Despite the unwillingness of many states to bite the bullet on reforms so as to avail of the debt recast scheme for power distribution companies, the power ministry has ruled out relaxing the conditions.
Sources said the ministry has made its stand clear in response to a recent request from the Punjab government seeking more sops for taking over the debts of its discoms. Punjab has asked for a doubling of the financial support promised by the Centre to take half of its discoms’ loans on its own balance sheet. Besides, it also sought upfront payment of the bailout funds from the Centre. “We will tell the state (Punjab) that its demand is not in line with the scheme approved by the cabinet,” P Uma Shankar told FE.
The R1.9-lakh-crore debt recast scheme approved by the Cabinet recently promises 25% capital reimbursement by the Centre after states take over half of the loans from their discoms by issuing special securities.
“The whole purpose of the scheme is to link incentives to discoms’ performance. If the incentive is paid upfront, it will defeat the very purpose of the scheme,” said Shubhranshu Patnaik, senior director, Deloitte Touche India.
Eight states including Uttar Pradesh, Rajasthan, Tamil Nadu and Karnataka have evinced interest in the debt recast facility. Apart from Punjab, no other state has sought any change in debt recast guidelines though progress in implementation of the scheme remains slow as states are yet to sign on the dotted line. So far, only Tamil Nadu has submitted a financial restructuring plan (FRP) for its discoms to the Centre.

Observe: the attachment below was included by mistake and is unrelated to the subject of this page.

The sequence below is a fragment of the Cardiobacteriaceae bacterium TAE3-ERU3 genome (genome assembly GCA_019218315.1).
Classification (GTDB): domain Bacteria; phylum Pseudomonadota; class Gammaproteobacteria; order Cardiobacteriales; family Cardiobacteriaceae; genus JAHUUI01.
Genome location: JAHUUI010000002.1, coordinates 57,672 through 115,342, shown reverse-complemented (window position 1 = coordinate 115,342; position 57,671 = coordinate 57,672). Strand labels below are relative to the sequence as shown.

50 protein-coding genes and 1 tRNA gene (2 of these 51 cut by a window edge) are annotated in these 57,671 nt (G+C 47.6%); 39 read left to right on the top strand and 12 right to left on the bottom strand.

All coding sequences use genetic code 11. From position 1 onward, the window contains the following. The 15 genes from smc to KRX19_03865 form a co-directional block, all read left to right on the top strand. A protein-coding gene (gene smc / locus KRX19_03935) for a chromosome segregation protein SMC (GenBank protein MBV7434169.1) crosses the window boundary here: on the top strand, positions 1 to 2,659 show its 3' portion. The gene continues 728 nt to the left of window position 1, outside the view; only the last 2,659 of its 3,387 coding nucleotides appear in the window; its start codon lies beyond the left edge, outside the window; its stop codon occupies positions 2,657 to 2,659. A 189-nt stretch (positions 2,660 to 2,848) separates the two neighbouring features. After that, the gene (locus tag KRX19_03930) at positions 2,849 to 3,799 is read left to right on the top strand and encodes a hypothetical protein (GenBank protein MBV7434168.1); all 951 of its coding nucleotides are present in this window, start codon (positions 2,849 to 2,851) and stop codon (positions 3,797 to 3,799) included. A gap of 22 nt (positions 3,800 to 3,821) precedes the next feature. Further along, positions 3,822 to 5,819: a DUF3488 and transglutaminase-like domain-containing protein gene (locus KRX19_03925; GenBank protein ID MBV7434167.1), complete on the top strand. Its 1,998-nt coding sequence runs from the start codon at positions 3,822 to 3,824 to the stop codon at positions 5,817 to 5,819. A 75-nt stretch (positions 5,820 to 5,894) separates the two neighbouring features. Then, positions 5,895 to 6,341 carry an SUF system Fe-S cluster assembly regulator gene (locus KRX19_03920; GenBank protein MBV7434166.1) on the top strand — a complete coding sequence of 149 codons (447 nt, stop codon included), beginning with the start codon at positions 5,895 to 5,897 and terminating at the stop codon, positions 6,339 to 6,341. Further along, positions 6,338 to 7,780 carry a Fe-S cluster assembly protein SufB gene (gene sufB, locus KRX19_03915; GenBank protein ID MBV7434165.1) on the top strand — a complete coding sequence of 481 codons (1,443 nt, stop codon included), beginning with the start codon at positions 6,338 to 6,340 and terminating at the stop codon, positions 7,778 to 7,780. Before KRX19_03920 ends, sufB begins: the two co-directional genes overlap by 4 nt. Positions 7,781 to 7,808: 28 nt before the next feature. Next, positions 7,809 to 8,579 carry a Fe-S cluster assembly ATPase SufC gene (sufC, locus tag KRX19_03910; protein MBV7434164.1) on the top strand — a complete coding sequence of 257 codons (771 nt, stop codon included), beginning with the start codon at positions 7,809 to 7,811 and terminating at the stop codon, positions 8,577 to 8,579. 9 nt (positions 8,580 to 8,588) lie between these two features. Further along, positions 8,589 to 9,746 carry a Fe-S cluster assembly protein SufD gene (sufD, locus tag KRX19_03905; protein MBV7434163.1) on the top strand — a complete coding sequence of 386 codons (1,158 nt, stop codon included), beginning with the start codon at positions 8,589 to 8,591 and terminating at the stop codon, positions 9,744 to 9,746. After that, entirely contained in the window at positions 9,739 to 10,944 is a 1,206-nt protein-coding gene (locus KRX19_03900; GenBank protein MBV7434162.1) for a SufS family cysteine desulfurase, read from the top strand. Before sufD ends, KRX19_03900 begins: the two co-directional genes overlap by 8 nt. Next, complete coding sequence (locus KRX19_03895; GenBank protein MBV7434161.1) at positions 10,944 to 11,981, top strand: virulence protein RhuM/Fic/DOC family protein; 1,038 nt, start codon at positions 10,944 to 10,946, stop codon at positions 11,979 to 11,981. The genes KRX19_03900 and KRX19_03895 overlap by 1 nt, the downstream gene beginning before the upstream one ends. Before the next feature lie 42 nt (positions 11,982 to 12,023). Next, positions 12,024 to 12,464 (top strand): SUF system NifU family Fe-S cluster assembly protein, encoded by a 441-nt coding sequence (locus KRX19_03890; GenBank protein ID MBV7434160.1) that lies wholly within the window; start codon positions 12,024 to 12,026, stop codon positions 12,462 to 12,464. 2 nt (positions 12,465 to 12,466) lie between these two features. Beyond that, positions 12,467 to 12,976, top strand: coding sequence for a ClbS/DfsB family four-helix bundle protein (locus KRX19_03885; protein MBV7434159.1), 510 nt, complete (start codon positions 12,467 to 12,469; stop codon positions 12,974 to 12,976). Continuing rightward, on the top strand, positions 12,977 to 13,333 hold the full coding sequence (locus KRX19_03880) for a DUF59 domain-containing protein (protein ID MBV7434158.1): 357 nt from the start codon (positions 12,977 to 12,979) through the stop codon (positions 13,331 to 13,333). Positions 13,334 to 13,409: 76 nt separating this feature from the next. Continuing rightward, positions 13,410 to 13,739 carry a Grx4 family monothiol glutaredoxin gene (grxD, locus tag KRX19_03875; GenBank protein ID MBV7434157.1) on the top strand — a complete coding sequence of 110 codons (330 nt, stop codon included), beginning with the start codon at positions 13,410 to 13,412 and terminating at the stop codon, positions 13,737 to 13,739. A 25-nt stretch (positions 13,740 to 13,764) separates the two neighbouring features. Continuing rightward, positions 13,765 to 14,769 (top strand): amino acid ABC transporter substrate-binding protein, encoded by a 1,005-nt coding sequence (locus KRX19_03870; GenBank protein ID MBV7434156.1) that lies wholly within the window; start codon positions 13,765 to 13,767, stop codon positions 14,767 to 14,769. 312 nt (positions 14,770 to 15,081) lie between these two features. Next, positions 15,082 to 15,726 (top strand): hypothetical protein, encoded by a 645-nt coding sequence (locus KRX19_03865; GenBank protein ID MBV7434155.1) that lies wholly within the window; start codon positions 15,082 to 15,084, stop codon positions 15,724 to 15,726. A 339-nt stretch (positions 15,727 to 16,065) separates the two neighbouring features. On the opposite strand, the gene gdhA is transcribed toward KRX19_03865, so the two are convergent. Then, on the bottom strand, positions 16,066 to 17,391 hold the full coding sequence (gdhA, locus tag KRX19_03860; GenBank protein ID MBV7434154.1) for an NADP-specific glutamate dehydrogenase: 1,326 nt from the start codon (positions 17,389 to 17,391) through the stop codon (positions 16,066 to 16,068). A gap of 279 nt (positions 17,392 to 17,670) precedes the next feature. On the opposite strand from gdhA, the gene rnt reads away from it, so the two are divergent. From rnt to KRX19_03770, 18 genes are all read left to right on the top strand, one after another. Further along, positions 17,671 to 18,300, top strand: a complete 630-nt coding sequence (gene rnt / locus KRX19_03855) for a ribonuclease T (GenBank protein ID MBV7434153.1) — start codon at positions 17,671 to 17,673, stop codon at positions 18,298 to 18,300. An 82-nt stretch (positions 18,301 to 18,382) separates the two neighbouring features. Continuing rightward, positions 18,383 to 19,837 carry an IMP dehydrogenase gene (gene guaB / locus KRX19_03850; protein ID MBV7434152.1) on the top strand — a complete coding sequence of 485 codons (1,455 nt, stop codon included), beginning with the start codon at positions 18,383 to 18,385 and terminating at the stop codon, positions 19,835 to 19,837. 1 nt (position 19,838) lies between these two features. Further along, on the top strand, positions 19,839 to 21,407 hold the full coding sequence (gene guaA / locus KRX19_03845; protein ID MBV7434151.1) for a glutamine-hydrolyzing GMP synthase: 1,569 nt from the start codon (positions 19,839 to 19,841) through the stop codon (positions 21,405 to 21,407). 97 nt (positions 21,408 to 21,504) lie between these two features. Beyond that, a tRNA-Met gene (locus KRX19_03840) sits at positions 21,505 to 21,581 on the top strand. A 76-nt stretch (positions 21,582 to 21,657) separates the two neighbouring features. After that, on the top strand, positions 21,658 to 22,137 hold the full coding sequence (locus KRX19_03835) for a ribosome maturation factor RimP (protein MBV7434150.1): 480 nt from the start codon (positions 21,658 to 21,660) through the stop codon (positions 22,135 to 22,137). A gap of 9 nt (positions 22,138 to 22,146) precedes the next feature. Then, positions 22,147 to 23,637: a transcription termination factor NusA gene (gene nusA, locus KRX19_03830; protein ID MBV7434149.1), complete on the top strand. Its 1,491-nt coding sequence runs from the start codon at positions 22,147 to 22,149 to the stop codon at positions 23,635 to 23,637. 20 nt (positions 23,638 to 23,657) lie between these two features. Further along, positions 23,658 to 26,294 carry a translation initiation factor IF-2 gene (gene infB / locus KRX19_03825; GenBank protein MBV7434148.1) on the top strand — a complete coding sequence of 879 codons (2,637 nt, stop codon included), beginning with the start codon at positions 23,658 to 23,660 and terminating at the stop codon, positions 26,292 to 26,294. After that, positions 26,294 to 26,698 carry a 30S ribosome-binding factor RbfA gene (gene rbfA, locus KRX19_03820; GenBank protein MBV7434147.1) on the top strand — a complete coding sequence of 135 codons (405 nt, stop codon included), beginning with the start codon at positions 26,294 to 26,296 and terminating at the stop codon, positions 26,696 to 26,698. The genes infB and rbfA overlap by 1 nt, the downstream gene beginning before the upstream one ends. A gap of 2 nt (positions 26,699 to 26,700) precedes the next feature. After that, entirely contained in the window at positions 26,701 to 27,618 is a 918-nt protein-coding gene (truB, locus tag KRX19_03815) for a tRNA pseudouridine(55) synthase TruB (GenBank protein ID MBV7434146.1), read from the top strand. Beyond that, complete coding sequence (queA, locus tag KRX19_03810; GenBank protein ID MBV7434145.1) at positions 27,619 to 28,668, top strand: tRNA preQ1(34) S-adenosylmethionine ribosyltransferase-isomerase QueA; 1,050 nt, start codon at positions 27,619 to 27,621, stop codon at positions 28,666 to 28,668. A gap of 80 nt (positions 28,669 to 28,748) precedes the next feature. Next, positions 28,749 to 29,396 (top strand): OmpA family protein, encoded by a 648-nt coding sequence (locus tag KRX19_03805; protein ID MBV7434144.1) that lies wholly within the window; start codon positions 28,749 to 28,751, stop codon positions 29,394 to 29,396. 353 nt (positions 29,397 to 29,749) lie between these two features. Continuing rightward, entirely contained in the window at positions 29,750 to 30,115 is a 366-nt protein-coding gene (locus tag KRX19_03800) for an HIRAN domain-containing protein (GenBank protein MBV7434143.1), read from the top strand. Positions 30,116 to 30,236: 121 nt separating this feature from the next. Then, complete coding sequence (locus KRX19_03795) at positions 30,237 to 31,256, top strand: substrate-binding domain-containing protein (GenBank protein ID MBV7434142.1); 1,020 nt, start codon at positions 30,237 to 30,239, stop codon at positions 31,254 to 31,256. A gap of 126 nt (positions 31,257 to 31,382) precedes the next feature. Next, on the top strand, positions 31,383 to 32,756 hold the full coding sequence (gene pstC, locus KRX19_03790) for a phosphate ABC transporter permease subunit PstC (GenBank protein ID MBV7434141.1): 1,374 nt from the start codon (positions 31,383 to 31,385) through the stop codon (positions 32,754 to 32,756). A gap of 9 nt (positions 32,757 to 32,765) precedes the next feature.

Meanwhile, given the slow progress, the Centre has extended the deadline for availing the facility till March.
Some states have hired consultants to prepare FRPs for their discoms. But it is taking time since the proposal needs the approval of agencies like the state cabinet and the electricity regulator concerned, besides bankers.
The debt recast scheme offers incentives for both state governments and their discoms. While it promises capital reimbursement to state governments, cash incentives are on offer for discoms to encourage them to reduce their commercial losses. However, states like Punjab — where the agricultural sector accounts for a significant share of power consumption and free power to farmers are a drain on the government's finances — fear that they could fail to comply with the conditions binding discoms to financial prudence.